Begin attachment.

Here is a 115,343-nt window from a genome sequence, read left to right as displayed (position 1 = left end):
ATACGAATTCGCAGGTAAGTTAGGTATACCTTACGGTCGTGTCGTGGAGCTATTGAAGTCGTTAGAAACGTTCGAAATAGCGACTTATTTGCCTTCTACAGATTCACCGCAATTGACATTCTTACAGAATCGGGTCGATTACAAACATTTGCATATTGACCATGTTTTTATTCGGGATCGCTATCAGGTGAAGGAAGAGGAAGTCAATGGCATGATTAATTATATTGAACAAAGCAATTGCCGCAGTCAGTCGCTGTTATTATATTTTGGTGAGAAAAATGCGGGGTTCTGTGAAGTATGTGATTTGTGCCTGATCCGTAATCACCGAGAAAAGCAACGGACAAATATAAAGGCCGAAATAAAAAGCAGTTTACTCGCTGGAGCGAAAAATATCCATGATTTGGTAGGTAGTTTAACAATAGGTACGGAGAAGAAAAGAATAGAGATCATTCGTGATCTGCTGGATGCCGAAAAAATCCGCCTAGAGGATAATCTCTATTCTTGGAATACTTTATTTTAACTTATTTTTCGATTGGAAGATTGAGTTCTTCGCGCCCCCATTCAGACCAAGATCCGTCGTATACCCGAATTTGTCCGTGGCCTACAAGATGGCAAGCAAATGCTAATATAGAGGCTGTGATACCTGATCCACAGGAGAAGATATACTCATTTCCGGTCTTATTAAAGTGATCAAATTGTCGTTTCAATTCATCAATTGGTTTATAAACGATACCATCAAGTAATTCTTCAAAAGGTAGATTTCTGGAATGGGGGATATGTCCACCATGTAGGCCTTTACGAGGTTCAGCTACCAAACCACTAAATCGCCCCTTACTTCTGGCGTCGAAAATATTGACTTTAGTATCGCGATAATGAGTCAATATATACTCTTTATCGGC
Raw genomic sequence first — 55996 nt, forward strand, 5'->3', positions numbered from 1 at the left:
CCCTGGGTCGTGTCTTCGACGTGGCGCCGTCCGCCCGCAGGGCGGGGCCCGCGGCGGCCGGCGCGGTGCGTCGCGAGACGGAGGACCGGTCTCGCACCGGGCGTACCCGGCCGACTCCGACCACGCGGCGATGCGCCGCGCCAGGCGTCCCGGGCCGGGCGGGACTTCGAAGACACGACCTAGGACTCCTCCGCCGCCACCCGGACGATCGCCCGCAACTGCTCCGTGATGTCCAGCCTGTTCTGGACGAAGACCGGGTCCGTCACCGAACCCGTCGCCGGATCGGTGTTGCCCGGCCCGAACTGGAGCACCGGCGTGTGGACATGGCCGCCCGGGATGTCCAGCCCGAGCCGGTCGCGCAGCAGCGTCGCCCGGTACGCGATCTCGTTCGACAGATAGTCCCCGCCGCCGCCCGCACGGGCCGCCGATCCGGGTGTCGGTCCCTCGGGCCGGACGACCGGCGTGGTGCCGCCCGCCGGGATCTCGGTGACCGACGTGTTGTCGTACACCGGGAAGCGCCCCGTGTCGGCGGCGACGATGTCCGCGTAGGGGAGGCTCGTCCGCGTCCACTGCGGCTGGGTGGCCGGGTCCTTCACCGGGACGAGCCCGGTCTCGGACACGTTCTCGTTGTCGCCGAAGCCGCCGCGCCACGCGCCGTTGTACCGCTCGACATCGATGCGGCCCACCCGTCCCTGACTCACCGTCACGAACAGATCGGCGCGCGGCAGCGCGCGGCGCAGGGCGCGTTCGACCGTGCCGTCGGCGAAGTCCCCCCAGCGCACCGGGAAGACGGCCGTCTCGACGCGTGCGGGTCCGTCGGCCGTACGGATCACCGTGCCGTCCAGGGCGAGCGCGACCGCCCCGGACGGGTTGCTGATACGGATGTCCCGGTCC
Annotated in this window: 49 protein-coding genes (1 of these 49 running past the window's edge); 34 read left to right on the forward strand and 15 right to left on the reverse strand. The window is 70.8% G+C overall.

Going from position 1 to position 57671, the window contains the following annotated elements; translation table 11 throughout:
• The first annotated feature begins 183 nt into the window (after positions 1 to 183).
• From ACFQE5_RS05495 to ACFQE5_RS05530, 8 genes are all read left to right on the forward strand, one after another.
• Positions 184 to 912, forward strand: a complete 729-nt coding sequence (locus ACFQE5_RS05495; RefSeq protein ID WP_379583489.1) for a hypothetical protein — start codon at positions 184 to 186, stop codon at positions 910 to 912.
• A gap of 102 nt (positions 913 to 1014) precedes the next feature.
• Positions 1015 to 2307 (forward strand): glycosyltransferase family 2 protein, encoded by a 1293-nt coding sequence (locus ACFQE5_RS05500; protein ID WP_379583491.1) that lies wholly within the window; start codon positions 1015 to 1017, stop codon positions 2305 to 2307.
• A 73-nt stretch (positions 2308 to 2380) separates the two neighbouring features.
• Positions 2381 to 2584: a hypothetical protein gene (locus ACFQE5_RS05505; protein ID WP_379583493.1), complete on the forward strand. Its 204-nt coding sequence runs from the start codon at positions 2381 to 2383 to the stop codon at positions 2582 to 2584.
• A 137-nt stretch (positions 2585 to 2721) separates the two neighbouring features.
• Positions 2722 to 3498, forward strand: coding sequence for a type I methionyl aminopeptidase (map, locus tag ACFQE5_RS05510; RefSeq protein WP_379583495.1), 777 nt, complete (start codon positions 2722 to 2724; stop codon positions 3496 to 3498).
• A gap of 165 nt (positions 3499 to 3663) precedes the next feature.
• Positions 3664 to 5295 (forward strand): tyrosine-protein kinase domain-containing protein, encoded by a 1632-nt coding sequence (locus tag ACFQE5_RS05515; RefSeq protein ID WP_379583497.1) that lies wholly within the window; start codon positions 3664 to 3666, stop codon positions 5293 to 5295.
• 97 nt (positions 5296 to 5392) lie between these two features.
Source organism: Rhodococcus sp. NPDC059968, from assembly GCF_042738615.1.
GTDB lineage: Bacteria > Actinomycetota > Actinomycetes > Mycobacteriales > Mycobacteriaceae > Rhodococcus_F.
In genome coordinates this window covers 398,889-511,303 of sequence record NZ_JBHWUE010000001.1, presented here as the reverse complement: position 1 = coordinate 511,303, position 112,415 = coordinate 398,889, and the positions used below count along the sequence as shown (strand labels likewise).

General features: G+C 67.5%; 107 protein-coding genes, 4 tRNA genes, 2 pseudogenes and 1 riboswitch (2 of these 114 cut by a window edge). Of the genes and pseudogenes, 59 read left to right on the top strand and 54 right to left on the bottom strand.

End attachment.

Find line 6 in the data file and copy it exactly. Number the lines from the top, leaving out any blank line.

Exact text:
Going from position 1 to position 57671, the window contains the following annotated elements; translation table 11 throughout: